How to simulate problems from high energy physics on quantum computers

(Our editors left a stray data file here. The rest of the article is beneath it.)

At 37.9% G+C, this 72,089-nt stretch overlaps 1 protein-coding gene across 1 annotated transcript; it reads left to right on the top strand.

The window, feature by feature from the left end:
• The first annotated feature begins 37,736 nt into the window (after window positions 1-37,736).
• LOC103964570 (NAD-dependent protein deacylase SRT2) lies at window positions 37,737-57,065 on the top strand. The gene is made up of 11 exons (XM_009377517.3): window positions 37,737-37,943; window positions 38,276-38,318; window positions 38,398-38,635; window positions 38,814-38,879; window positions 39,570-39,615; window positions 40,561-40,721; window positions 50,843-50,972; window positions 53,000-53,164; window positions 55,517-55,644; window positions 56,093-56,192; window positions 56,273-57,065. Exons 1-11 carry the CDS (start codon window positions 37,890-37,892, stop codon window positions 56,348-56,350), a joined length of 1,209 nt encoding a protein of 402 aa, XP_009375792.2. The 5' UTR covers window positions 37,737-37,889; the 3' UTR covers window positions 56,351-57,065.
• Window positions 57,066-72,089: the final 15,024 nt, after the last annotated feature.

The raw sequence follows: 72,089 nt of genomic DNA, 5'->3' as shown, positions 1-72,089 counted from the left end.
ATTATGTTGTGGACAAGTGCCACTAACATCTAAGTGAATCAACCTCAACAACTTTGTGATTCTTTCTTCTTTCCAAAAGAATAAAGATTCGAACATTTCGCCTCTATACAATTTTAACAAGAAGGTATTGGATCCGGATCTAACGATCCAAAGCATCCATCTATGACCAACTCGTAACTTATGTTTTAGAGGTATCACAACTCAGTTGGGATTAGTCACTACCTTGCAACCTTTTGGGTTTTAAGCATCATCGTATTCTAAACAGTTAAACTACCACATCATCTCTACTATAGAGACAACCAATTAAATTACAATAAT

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Gauge theories are fundamental to our understanding of interactions between the elementary constituents of matter as mediated by gauge bosons. However, computing the real-time dynamics in gauge theories is a notorious challenge for classical computational methods. In the spirit of Feynman's vision of a quantum simulator, this has recently stimulated theoretical effort to devise schemes for simulating such theories on engineered quantum-mechanical devices, with the difficulty that gauge invariance and the associated local conservation laws (Gauss laws) need to be implemented. Here we report the first digital quantum simulation of a lattice gauge theory, by realising 1+1-dimensional quantum electrodynamics (Schwinger model) on a few-qubit trapped-ion quantum computer. We are interested in the real-time evolution of the Schwinger mechanism, describing the instability of the bare vacuum due to quantum fluctuations, which manifests itself in the spontaneous creation of electron-positron pairs. Our work represents a first step towards quantum simulating high-energy theories with atomic physics experiments, the long-term vision being the extension to real-time quantum simulations of non-Abelian lattice gauge theories.